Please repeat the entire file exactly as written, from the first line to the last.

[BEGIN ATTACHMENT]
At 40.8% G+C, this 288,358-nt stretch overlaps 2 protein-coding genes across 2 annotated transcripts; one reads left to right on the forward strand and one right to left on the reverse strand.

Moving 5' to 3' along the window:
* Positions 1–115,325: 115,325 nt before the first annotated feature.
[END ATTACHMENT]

At 40.8% G+C, this 288,358-nt stretch overlaps 2 protein-coding genes across 2 annotated transcripts; one reads left to right on the forward strand and one right to left on the reverse strand.

Moving 5' to 3' along the window:
* Positions 1–115,325: 115,325 nt before the first annotated feature.